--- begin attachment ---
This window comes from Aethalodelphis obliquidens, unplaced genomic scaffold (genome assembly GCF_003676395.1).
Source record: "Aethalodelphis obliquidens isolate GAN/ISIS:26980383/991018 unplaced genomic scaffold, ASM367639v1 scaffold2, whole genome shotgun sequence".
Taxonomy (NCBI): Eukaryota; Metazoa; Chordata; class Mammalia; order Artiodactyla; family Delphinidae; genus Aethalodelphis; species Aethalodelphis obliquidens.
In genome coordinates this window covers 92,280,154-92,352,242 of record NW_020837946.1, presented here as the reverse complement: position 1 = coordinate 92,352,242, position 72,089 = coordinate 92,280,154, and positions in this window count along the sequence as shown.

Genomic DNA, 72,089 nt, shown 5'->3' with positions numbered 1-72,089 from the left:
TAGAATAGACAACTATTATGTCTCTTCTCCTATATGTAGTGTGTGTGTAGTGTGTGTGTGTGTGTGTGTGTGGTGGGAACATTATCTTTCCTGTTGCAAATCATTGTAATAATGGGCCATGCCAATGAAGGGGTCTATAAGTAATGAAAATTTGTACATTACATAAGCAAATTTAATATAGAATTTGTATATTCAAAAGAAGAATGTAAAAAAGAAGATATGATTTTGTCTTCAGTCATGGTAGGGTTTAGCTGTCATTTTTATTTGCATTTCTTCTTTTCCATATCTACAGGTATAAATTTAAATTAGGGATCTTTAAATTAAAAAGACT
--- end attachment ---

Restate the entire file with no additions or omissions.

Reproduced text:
This window comes from Aethalodelphis obliquidens, unplaced genomic scaffold (genome assembly GCF_003676395.1).
Source record: "Aethalodelphis obliquidens isolate GAN/ISIS:26980383/991018 unplaced genomic scaffold, ASM367639v1 scaffold2, whole genome shotgun sequence".
Taxonomy (NCBI): Eukaryota; Metazoa; Chordata; class Mammalia; order Artiodactyla; family Delphinidae; genus Aethalodelphis; species Aethalodelphis obliquidens.
In genome coordinates this window covers 92,280,154-92,352,242 of record NW_020837946.1, presented here as the reverse complement: position 1 = coordinate 92,352,242, position 72,089 = coordinate 92,280,154, and positions in this window count along the sequence as shown.

Genomic DNA, 72,089 nt, shown 5'->3' with positions numbered 1-72,089 from the left:
TAGAATAGACAACTATTATGTCTCTTCTCCTATATGTAGTGTGTGTGTAGTGTGTGTGTGTGTGTGTGTGTGGTGGGAACATTATCTTTCCTGTTGCAAATCATTGTAATAATGGGCCATGCCAATGAAGGGGTCTATAAGTAATGAAAATTTGTACATTACATAAGCAAATTTAATATAGAATTTGTATATTCAAAAGAAGAATGTAAAAAAGAAGATATGATTTTGTCTTCAGTCATGGTAGGGTTTAGCTGTCATTTTTATTTGCATTTCTTCTTTTCCATATCTACAGGTATAAATTTAAATTAGGGATCTTTAAATTAAAAAGACT